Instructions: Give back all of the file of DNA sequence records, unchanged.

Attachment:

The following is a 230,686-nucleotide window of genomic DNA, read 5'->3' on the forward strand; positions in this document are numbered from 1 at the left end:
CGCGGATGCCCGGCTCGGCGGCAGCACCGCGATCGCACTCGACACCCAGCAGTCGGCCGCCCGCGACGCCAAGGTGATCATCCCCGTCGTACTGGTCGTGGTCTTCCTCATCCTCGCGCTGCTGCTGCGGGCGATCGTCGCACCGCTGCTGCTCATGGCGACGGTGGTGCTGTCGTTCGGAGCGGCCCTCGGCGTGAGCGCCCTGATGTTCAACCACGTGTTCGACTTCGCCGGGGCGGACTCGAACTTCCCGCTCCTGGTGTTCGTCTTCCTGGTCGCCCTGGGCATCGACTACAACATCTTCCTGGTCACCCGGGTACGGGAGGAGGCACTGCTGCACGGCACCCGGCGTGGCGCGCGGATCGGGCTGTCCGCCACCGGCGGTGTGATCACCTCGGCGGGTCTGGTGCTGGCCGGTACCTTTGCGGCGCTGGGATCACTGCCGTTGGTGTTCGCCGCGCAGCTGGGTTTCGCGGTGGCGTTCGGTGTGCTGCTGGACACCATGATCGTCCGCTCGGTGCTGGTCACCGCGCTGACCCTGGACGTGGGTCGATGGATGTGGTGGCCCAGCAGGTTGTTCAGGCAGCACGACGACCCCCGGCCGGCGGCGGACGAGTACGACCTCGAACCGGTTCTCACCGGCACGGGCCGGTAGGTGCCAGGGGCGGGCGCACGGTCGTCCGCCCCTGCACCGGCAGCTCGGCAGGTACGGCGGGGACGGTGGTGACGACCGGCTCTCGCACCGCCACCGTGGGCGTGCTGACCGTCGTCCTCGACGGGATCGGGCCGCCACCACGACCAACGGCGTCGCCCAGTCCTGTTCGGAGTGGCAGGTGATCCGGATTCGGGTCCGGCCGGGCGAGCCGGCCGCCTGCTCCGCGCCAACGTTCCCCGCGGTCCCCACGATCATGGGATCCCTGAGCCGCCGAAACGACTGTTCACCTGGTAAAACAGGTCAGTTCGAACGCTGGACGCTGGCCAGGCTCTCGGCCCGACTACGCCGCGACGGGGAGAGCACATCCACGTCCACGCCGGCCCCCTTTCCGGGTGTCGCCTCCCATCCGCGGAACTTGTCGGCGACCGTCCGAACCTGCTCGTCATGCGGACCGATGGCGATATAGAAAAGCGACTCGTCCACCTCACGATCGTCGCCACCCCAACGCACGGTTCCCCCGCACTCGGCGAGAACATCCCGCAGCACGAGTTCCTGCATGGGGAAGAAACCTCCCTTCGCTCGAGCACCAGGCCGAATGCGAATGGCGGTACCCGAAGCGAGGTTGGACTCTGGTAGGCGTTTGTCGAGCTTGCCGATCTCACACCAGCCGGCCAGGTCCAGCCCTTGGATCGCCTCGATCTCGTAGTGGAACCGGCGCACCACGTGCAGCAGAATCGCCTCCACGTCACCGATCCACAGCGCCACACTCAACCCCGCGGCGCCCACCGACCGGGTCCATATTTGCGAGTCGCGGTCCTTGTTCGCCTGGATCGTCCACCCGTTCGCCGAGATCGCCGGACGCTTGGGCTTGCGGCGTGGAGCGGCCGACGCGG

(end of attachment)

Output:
The following is a 230,686-nucleotide window of genomic DNA, read 5'->3' on the forward strand; positions in this document are numbered from 1 at the left end:
CGCGGATGCCCGGCTCGGCGGCAGCACCGCGATCGCACTCGACACCCAGCAGTCGGCCGCCCGCGACGCCAAGGTGATCATCCCCGTCGTACTGGTCGTGGTCTTCCTCATCCTCGCGCTGCTGCTGCGGGCGATCGTCGCACCGCTGCTGCTCATGGCGACGGTGGTGCTGTCGTTCGGAGCGGCCCTCGGCGTGAGCGCCCTGATGTTCAACCACGTGTTCGACTTCGCCGGGGCGGACTCGAACTTCCCGCTCCTGGTGTTCGTCTTCCTGGTCGCCCTGGGCATCGACTACAACATCTTCCTGGTCACCCGGGTACGGGAGGAGGCACTGCTGCACGGCACCCGGCGTGGCGCGCGGATCGGGCTGTCCGCCACCGGCGGTGTGATCACCTCGGCGGGTCTGGTGCTGGCCGGTACCTTTGCGGCGCTGGGATCACTGCCGTTGGTGTTCGCCGCGCAGCTGGGTTTCGCGGTGGCGTTCGGTGTGCTGCTGGACACCATGATCGTCCGCTCGGTGCTGGTCACCGCGCTGACCCTGGACGTGGGTCGATGGATGTGGTGGCCCAGCAGGTTGTTCAGGCAGCACGACGACCCCCGGCCGGCGGCGGACGAGTACGACCTCGAACCGGTTCTCACCGGCACGGGCCGGTAGGTGCCAGGGGCGGGCGCACGGTCGTCCGCCCCTGCACCGGCAGCTCGGCAGGTACGGCGGGGACGGTGGTGACGACCGGCTCTCGCACCGCCACCGTGGGCGTGCTGACCGTCGTCCTCGACGGGATCGGGCCGCCACCACGACCAACGGCGTCGCCCAGTCCTGTTCGGAGTGGCAGGTGATCCGGATTCGGGTCCGGCCGGGCGAGCCGGCCGCCTGCTCCGCGCCAACGTTCCCCGCGGTCCCCACGATCATGGGATCCCTGAGCCGCCGAAACGACTGTTCACCTGGTAAAACAGGTCAGTTCGAACGCTGGACGCTGGCCAGGCTCTCGGCCCGACTACGCCGCGACGGGGAGAGCACATCCACGTCCACGCCGGCCCCCTTTCCGGGTGTCGCCTCCCATCCGCGGAACTTGTCGGCGACCGTCCGAACCTGCTCGTCATGCGGACCGATGGCGATATAGAAAAGCGACTCGTCCACCTCACGATCGTCGCCACCCCAACGCACGGTTCCCCCGCACTCGGCGAGAACATCCCGCAGCACGAGTTCCTGCATGGGGAAGAAACCTCCCTTCGCTCGAGCACCAGGCCGAATGCGAATGGCGGTACCCGAAGCGAGGTTGGACTCTGGTAGGCGTTTGTCGAGCTTGCCGATCTCACACCAGCCGGCCAGGTCCAGCCCTTGGATCGCCTCGATCTCGTAGTGGAACCGGCGCACCACGTGCAGCAGAATCGCCTCCACGTCACCGATCCACAGCGCCACACTCAACCCCGCGGCGCCCACCGACCGGGTCCATATTTGCGAGTCGCGGTCCTTGTTCGCCTGGATCGTCCACCCGTTCGCCGAGATCGCCGGACGCTTGGGCTTGCGGCGTGGAGCGGCCGACGCGG